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Constitution Day Essay Contest
September 17, 2015

In 2004, the Congress decided that "Constitution Day" should be observed in schools each year on September 17 with educational programs about the history and signing of the Constitution. To help celebrate Constitution Day, seven newspapers and the New Hampshire Supreme Court have sponsored an annual "Constitution Day Essay Contest" for grades 5-12 on a topic related to our constitutional rights as citizens.

Teachers and students take note! Here's a fun way to discuss and debate some difficult questions and learn a few things about the remarkable document that has governed our nation for 226 years.

Winning essays will be published in the participating newspapers and winners will be invited, along with parents and teachers, to a special reception at the state Supreme Court and to the Nackey S. Loeb School of Communications First Amendment Awards.

Read 2014's winning essays » See photos of the event »

2014 Constitution Day Essay Contest

Bullying always has been an unpleasant and harmful part of growing up. Combining bullying with the pervasive presence of social media – cyberbullying -- allows taunts, insults and harassment that once circulated around the school yard to circulate around the world, 24 hours a day, and stay alive indefinitely. The documented growth of cyberbullying has prompted much discussion about its causes, its effects, who should be responsible for curbing it and what consequences cyberbullies should face.

Considering the significance of our constitutional right to free speech, please discuss whether punishment or other consequences should be imposed on someone who conveys hurtful comments about another person via social media or cellphone texting (cyberbullying), what those ramifications might be, and who should impose them.

Some things to think about:

In view of the potential impact of hurtful comments conveyed through social media and texting, should our First Amendment rights become more limited? How?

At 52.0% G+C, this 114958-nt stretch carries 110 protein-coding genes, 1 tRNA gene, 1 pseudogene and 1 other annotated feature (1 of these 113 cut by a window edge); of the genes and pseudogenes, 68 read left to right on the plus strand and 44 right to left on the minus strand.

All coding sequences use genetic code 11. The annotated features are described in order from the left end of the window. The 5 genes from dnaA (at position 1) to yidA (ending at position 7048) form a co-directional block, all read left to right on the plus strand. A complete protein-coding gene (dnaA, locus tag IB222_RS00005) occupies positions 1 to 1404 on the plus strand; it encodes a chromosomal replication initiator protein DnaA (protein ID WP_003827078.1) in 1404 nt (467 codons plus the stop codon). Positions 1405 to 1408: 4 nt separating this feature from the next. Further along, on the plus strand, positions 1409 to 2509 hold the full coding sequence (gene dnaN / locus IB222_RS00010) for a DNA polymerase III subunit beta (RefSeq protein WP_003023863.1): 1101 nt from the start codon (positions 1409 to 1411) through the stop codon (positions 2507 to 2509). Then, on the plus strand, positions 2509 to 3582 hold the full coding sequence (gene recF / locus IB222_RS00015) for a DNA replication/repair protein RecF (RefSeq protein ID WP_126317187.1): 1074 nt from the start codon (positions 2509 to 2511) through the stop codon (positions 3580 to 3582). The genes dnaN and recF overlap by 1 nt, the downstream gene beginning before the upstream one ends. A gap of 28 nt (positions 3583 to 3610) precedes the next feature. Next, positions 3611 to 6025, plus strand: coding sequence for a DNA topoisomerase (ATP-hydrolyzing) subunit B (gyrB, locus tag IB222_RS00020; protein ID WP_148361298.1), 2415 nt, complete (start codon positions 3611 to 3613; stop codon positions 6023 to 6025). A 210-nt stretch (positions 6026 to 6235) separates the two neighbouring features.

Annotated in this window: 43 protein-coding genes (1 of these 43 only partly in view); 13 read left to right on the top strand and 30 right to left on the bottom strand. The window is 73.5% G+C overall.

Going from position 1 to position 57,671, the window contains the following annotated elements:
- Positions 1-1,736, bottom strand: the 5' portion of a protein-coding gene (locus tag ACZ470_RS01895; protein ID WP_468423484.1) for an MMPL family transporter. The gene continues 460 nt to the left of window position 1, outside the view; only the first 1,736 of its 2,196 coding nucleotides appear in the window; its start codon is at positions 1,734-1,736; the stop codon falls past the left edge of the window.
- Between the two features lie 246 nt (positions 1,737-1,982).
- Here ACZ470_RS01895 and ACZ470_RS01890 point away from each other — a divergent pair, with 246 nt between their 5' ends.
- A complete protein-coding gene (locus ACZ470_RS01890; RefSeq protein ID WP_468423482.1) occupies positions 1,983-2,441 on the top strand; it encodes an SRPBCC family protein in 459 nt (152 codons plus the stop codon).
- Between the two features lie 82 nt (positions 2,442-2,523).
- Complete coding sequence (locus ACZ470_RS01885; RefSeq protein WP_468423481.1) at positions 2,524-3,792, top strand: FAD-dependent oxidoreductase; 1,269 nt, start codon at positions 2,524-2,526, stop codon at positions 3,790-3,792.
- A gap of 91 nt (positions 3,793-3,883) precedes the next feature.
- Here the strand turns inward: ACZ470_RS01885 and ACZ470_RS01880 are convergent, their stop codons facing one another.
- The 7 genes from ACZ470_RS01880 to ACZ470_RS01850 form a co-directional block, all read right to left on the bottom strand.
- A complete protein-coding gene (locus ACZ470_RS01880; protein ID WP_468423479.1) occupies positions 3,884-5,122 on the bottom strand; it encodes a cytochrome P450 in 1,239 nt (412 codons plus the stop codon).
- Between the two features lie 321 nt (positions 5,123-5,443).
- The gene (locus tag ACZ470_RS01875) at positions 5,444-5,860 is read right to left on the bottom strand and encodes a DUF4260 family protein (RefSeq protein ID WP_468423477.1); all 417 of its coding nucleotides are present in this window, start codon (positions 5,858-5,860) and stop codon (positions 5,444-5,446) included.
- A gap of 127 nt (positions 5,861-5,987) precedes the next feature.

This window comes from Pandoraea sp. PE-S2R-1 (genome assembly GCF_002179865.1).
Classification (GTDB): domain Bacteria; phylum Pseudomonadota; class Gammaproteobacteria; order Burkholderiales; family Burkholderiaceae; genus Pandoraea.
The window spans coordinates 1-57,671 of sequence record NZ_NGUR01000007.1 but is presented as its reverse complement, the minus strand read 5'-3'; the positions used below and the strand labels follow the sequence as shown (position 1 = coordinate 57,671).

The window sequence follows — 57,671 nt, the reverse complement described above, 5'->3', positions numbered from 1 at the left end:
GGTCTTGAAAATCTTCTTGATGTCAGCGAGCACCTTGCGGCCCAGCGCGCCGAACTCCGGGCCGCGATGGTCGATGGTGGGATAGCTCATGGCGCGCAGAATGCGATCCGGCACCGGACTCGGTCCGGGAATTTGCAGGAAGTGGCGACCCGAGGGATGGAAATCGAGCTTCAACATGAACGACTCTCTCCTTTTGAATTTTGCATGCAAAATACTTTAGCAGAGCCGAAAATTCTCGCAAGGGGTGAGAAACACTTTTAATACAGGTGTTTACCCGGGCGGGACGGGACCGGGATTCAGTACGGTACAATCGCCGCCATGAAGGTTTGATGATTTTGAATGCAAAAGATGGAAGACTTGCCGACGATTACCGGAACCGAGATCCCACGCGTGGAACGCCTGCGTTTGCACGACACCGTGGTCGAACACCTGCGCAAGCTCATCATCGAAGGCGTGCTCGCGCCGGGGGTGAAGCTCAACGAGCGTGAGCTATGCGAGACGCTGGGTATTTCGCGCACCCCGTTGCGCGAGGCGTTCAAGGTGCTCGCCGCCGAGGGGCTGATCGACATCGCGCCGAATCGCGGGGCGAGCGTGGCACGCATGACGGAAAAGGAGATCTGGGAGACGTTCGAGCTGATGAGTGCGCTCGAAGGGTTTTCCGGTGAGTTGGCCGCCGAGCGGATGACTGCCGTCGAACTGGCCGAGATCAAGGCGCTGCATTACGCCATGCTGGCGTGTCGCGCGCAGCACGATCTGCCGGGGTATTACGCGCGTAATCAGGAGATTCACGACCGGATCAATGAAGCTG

What is a school’s role in both protecting free speech and protecting students from cyberbullying?

What responsibility, if any, do students have to take action when they witness cyberbullying?

Is it still true that “sticks and stones may break my bones, but words can never hurt me”?   

Research materials:

US Constitution:



Essay Contest Rules

Open to students in grades 5-12 in New Hampshire or served by participating papers in Maine, Massachusetts and Vermont.

• Essay must be 350-500 words. Submissions will be judged on
understanding of the issue, clear writing and thinking, presentation, grammar and spelling.

• Guidance from teachers and parents is encouraged, but the contest is designed as a student exercise, and, as such, essays are expected to be the student’s original work.

• Essay entry form must include the following information:
Student's name, school, grade, home address, email address and phone
number. Teacher’s name, email address and phone number.

• Submit essay to one of the participating newspapers. The student must live in that newspaper’s circulation area.

• Students may submit one essay only. Duplicate entries will be disallowed.

• Essays must be emailed or postmarked by Oct. 6, 2014.

• Each newspaper will select up to two local winners from grades 5-8
and up to two local winners from grades 9-12. These local winners become statewide finalists.

• From these finalists, the state Supreme Court will select one statewide winner in each category.

• Participating newspapers will publish their local winners’ essays.

• All statewide finalists, along with their families and teachers, will be
invited to a reception at the state Supreme Court. The two statewide winners also will be invited to the annual First Amendment Awards presented by the Nackey S. Loeb School of Communications.


2014 Participating Newspapers:


Concord Monitor
David Sangiorgio
Circulation Director
P.O. Box 1177
Concord, NH 03302-1177
(603) 224-5301
New Hampshire Union Leader
Shannon Sullivan
Community Relations Manager
Box 9555
Manchester, NH 03108
(603) 206-7833
Derry News
The Eagle-Tribune

Steve Baskin
Assistant Circulation Director
100 Turnpike Street
North Andover, MA 01845
(978) 946-2302
Portsmouth Herald
Howard Altschiller
Executive Editor
111 New Hampshire Ave.
Portsmouth, NH 03801
(603) 570-2202
The Keene Sentinel
Paul. R. Miller
Executive Editor
Box 546
Keene, NH 03431
(603) 352-1234
The Telegraph
Phil Kincade
Executive Managing Editor
17 Executive Drive
Hudson, NH 03051
(603) 882-2741
  Foster's Daily Democrat 
Rod Doherty
Executive Editor
150 Venture Drive
Dover, NH 03820
(603) 742-4455

Web Resources

Learn all about the Constitution from a website created by retired US Supreme Court Justice Sandra Day O'Conner:

Text of the US Constitution

NH Department of Education

Constitution Day resources, programs and lesson plans for teachers

NHPTV Knowledge Network

Visit for links to online classroom video on the U.S. Constitution, lesson plans, and reviewed websites. 

Information from The Bill of Rights Institute

New Hampshire Bar Association

Find more online resources about the U.S. Constitution

 Information from the National Constitution Center, Philadelphia, PA

 Education Resources for use on Constitution Day

Guide to the Constitution and "civic education in the real world."

Information on the US Constitution provided by the federal court system

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